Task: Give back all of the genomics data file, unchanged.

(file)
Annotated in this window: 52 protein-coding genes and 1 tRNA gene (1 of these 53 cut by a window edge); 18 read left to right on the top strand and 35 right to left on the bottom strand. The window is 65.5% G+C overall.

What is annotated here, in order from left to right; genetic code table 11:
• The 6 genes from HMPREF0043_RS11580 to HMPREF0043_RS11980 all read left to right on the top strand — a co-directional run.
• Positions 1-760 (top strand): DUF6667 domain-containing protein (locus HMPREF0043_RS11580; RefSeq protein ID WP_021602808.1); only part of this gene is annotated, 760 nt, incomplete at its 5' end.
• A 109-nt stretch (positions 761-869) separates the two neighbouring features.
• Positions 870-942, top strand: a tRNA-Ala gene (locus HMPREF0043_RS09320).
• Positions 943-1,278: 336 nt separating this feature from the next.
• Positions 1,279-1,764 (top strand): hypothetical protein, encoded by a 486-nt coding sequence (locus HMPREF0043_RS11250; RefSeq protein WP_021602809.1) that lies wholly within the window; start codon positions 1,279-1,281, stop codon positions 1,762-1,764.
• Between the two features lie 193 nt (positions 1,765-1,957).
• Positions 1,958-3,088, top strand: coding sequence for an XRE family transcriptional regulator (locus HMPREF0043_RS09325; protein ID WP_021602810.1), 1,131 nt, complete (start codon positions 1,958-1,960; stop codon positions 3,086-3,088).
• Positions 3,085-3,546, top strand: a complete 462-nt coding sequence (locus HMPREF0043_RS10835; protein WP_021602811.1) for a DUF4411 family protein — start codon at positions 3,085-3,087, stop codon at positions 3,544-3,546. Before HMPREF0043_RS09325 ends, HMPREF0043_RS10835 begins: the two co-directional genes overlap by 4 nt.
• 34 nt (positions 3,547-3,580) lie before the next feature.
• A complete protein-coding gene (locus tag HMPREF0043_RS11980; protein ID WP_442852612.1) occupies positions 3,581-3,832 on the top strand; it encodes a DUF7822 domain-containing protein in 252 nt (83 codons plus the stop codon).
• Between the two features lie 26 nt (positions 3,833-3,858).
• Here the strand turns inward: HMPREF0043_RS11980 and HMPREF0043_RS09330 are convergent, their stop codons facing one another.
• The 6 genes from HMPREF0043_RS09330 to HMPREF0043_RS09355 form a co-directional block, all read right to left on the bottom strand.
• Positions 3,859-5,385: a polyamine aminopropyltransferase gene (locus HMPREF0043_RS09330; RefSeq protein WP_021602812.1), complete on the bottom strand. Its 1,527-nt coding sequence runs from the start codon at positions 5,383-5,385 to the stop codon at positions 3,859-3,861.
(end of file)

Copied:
Annotated in this window: 52 protein-coding genes and 1 tRNA gene (1 of these 53 cut by a window edge); 18 read left to right on the top strand and 35 right to left on the bottom strand. The window is 65.5% G+C overall.

What is annotated here, in order from left to right; genetic code table 11:
• The 6 genes from HMPREF0043_RS11580 to HMPREF0043_RS11980 all read left to right on the top strand — a co-directional run.
• Positions 1-760 (top strand): DUF6667 domain-containing protein (locus HMPREF0043_RS11580; RefSeq protein ID WP_021602808.1); only part of this gene is annotated, 760 nt, incomplete at its 5' end.
• A 109-nt stretch (positions 761-869) separates the two neighbouring features.
• Positions 870-942, top strand: a tRNA-Ala gene (locus HMPREF0043_RS09320).
• Positions 943-1,278: 336 nt separating this feature from the next.
• Positions 1,279-1,764 (top strand): hypothetical protein, encoded by a 486-nt coding sequence (locus HMPREF0043_RS11250; RefSeq protein WP_021602809.1) that lies wholly within the window; start codon positions 1,279-1,281, stop codon positions 1,762-1,764.
• Between the two features lie 193 nt (positions 1,765-1,957).
• Positions 1,958-3,088, top strand: coding sequence for an XRE family transcriptional regulator (locus HMPREF0043_RS09325; protein ID WP_021602810.1), 1,131 nt, complete (start codon positions 1,958-1,960; stop codon positions 3,086-3,088).
• Positions 3,085-3,546, top strand: a complete 462-nt coding sequence (locus HMPREF0043_RS10835; protein WP_021602811.1) for a DUF4411 family protein — start codon at positions 3,085-3,087, stop codon at positions 3,544-3,546. Before HMPREF0043_RS09325 ends, HMPREF0043_RS10835 begins: the two co-directional genes overlap by 4 nt.
• 34 nt (positions 3,547-3,580) lie before the next feature.
• A complete protein-coding gene (locus tag HMPREF0043_RS11980; protein ID WP_442852612.1) occupies positions 3,581-3,832 on the top strand; it encodes a DUF7822 domain-containing protein in 252 nt (83 codons plus the stop codon).
• Between the two features lie 26 nt (positions 3,833-3,858).
• Here the strand turns inward: HMPREF0043_RS11980 and HMPREF0043_RS09330 are convergent, their stop codons facing one another.
• The 6 genes from HMPREF0043_RS09330 to HMPREF0043_RS09355 form a co-directional block, all read right to left on the bottom strand.
• Positions 3,859-5,385: a polyamine aminopropyltransferase gene (locus HMPREF0043_RS09330; RefSeq protein WP_021602812.1), complete on the bottom strand. Its 1,527-nt coding sequence runs from the start codon at positions 5,383-5,385 to the stop codon at positions 3,859-3,861.